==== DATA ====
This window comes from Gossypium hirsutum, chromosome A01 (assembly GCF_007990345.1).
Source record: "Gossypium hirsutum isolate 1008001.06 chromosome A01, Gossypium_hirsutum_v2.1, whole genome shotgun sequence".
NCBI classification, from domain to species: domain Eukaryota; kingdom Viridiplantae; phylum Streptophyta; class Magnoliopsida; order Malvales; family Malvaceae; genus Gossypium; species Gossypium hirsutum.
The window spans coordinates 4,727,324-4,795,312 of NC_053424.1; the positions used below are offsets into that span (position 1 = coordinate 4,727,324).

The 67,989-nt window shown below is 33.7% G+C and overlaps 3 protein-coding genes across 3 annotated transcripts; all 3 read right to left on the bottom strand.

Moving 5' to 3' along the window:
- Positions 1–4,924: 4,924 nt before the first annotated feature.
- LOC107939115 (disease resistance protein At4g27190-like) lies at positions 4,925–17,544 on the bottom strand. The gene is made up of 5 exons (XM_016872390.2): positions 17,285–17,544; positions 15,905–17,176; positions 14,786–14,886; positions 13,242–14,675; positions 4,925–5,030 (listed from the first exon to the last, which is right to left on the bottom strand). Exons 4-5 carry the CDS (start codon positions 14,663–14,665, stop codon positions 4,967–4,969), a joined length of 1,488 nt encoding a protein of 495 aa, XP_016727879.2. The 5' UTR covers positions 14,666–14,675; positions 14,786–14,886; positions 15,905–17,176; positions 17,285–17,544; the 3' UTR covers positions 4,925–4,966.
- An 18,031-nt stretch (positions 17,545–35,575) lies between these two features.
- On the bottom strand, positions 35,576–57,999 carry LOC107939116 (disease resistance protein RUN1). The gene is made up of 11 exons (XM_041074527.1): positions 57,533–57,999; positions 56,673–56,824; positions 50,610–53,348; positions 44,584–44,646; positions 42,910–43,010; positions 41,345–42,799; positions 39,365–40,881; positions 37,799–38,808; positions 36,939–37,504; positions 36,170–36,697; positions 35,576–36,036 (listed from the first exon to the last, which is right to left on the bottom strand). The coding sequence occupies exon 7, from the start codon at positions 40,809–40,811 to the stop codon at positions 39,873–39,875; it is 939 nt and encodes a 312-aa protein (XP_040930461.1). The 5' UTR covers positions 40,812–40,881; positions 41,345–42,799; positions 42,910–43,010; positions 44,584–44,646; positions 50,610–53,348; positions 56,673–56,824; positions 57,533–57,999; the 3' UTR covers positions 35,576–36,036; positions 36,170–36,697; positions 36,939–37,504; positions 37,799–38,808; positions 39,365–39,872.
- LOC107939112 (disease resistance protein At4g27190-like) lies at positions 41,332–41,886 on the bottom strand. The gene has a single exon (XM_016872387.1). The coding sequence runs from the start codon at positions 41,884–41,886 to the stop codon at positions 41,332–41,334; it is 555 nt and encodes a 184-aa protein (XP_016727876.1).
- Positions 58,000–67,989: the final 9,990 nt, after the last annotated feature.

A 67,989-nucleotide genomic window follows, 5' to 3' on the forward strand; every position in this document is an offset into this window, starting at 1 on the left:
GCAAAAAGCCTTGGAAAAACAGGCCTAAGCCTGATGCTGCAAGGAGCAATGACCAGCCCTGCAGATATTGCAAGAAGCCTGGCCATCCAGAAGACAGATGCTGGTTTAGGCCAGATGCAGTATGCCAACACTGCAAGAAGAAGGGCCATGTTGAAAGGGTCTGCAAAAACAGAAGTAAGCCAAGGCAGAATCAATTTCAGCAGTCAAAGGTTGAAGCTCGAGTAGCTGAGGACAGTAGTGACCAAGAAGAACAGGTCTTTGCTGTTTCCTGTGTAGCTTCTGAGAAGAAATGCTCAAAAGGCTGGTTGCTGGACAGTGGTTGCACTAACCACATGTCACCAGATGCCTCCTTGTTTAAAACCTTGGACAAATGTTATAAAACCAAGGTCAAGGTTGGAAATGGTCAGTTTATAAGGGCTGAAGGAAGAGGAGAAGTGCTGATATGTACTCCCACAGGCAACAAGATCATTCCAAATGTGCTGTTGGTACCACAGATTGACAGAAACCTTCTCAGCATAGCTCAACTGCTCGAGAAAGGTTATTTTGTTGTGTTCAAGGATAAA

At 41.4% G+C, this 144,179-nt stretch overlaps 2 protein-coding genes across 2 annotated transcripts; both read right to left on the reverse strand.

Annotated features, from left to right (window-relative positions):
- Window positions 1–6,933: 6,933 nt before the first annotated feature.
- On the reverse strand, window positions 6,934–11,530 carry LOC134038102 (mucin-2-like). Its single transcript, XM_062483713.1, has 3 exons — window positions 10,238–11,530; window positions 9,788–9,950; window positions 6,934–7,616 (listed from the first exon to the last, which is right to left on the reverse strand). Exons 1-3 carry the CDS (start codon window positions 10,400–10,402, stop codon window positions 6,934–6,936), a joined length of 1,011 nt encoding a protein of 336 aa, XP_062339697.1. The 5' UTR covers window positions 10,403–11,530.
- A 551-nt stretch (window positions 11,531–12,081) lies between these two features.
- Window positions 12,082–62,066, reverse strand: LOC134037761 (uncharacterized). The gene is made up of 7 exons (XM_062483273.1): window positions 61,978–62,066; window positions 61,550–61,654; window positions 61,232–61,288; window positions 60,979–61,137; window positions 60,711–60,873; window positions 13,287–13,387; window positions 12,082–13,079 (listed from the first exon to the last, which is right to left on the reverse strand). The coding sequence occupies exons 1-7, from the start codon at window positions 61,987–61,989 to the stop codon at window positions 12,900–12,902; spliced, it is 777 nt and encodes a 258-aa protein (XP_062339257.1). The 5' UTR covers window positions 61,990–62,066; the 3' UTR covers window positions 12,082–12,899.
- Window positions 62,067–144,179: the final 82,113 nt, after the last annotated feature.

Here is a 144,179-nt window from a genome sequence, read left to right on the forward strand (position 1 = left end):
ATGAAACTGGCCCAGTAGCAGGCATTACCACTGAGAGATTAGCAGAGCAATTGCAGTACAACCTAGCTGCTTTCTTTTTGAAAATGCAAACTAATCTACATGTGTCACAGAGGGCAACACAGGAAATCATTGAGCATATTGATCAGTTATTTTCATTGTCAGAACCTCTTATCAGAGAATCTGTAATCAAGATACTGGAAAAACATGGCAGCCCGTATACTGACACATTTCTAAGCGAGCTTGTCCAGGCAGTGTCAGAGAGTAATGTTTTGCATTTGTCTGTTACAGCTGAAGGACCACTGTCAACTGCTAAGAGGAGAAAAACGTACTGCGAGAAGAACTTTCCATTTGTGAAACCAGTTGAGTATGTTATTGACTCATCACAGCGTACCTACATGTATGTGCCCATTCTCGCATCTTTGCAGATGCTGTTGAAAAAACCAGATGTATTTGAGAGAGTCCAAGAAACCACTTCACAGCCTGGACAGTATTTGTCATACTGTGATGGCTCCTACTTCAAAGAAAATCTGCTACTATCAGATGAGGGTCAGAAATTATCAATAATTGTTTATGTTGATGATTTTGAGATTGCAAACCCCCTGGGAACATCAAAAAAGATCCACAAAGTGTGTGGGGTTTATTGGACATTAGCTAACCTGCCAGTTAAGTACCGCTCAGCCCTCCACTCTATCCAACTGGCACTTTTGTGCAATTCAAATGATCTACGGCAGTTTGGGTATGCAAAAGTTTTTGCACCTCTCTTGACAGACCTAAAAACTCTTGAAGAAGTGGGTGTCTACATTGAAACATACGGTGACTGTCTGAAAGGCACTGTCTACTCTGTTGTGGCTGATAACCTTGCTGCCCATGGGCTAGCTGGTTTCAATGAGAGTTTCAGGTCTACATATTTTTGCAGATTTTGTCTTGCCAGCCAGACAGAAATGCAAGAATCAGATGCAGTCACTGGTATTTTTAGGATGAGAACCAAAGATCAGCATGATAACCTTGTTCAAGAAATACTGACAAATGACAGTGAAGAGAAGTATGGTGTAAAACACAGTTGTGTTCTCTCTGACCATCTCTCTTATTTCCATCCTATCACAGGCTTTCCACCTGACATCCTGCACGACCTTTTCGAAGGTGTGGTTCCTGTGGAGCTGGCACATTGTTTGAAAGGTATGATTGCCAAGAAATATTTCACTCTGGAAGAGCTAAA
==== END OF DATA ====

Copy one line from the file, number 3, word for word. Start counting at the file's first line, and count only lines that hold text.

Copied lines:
NCBI classification, from domain to species: domain Eukaryota; kingdom Viridiplantae; phylum Streptophyta; class Magnoliopsida; order Malvales; family Malvaceae; genus Gossypium; species Gossypium hirsutum.